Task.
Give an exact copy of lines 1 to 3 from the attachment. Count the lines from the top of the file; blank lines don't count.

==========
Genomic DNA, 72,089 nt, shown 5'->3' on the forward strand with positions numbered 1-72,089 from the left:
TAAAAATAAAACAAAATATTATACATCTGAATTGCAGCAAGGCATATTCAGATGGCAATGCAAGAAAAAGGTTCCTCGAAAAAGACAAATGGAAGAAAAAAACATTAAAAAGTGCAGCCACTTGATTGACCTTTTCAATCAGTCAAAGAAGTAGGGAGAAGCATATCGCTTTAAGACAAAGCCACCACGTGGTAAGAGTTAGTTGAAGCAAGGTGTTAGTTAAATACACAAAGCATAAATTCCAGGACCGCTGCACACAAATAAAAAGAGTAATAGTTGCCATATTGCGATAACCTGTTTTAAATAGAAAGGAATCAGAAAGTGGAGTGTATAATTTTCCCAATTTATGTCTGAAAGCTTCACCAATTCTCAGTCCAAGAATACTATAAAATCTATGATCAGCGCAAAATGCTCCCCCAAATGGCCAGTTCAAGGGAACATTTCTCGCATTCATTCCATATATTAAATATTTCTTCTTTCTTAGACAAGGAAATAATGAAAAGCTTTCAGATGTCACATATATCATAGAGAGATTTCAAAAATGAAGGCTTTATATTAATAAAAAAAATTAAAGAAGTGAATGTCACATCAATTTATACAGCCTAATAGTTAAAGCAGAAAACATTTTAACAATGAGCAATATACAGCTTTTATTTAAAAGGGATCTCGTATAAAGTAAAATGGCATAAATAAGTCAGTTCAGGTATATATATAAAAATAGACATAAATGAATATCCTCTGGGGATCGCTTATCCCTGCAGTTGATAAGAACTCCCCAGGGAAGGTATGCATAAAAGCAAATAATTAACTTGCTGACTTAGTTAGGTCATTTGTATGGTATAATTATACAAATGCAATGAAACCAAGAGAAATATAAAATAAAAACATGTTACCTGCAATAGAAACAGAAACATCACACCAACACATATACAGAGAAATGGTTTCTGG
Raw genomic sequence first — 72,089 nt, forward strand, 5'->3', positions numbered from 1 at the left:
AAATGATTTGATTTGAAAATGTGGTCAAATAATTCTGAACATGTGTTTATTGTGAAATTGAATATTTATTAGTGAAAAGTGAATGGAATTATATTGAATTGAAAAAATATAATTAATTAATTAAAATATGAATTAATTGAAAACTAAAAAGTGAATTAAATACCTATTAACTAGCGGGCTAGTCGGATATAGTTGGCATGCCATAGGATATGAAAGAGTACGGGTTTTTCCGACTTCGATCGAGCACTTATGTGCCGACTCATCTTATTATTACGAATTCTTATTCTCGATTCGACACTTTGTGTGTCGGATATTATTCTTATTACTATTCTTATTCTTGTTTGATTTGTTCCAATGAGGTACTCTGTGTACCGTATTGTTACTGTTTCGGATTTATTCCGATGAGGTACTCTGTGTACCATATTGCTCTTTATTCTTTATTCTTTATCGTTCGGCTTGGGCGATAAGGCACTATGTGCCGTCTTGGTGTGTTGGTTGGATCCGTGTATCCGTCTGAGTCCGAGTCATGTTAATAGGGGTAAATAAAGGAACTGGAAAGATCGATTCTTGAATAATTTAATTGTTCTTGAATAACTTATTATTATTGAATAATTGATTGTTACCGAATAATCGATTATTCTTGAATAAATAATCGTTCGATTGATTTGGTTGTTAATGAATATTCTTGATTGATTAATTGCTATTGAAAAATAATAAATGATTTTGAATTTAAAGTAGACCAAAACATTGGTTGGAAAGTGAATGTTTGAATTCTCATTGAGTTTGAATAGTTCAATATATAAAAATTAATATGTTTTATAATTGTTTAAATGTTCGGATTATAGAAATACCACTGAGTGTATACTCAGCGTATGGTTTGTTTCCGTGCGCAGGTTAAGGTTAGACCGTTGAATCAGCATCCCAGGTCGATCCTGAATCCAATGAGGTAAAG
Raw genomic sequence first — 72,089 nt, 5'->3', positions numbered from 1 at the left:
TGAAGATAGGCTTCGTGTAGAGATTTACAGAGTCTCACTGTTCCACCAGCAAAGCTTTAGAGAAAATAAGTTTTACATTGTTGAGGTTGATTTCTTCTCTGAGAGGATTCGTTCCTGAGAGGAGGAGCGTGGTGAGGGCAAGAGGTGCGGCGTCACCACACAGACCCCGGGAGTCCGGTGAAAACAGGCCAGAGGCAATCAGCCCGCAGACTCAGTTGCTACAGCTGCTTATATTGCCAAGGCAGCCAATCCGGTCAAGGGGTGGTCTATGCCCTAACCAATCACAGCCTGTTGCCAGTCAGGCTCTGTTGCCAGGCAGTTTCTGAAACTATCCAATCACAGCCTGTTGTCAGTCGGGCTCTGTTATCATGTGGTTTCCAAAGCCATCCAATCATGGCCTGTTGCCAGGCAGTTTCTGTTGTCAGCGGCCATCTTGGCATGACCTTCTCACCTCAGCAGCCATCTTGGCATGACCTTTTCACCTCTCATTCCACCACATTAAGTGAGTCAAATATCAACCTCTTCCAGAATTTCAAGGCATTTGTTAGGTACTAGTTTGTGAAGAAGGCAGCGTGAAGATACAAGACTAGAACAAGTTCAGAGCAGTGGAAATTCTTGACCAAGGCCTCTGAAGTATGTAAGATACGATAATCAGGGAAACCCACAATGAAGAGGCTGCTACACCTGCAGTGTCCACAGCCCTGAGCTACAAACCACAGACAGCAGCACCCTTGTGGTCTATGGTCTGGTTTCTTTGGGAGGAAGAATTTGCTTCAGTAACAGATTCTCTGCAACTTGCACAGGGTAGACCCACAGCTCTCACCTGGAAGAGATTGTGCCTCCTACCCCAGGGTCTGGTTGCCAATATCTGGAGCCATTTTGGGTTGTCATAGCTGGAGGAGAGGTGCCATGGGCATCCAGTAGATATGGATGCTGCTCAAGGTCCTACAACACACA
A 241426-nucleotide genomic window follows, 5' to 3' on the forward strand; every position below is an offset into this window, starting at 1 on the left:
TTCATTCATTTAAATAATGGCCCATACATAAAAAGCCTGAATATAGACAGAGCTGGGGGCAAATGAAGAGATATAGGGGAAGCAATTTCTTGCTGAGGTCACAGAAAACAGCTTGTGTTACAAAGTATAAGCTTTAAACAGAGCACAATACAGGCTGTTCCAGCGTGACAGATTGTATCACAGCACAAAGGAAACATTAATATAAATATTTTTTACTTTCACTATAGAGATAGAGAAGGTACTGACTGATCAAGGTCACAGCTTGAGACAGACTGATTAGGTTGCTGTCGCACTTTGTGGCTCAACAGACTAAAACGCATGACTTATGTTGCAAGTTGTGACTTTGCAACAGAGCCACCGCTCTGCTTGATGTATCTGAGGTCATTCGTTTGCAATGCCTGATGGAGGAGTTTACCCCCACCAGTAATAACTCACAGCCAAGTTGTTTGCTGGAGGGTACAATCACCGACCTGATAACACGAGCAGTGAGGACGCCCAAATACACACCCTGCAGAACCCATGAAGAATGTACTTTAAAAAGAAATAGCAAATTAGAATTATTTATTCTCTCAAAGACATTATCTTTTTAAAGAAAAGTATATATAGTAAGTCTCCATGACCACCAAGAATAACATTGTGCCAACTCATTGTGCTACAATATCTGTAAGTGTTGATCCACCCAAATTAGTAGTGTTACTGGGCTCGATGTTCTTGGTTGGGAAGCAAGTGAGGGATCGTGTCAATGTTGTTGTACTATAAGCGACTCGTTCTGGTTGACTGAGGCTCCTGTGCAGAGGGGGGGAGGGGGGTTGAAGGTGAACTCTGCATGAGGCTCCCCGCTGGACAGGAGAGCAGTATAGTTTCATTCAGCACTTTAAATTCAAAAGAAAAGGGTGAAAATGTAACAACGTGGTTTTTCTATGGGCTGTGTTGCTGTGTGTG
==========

Genomic DNA, 72,089 nt, shown 5'->3' on the forward strand with positions numbered 1-72,089 from the left:
TAAAAATAAAACAAAATATTATACATCTGAATTGCAGCAAGGCATATTCAGATGGCAATGCAAGAAAAAGGTTCCTCGAAAAAGACAAATGGAAGAAAAAAACATTAAAAAGTGCAGCCACTTGATTGACCTTTTCAATCAGTCAAAGAAGTAGGGAGAAGCATATCGCTTTAAGACAAAGCCACCACGTGGTAAGAGTTAGTTGAAGCAAGGTGTTAGTTAAATACACAAAGCATAAATTCCAGGACCGCTGCACACAAATAAAAAGAGTAATAGTTGCCATATTGCGATAACCTGTTTTAAATAGAAAGGAATCAGAAAGTGGAGTGTATAATTTTCCCAATTTATGTCTGAAAGCTTCACCAATTCTCAGTCCAAGAATACTATAAAATCTATGATCAGCGCAAAATGCTCCCCCAAATGGCCAGTTCAAGGGAACATTTCTCGCATTCATTCCATATATTAAATATTTCTTCTTTCTTAGACAAGGAAATAATGAAAAGCTTTCAGATGTCACATATATCATAGAGAGATTTCAAAAATGAAGGCTTTATATTAATAAAAAAAATTAAAGAAGTGAATGTCACATCAATTTATACAGCCTAATAGTTAAAGCAGAAAACATTTTAACAATGAGCAATATACAGCTTTTATTTAAAAGGGATCTCGTATAAAGTAAAATGGCATAAATAAGTCAGTTCAGGTATATATATAAAAATAGACATAAATGAATATCCTCTGGGGATCGCTTATCCCTGCAGTTGATAAGAACTCCCCAGGGAAGGTATGCATAAAAGCAAATAATTAACTTGCTGACTTAGTTAGGTCATTTGTATGGTATAATTATACAAATGCAATGAAACCAAGAGAAATATAAAATAAAAACATGTTACCTGCAATAGAAACAGAAACATCACACCAACACATATACAGAGAAATGGTTTCTGG
Raw genomic sequence first — 72,089 nt, forward strand, 5'->3', positions numbered from 1 at the left: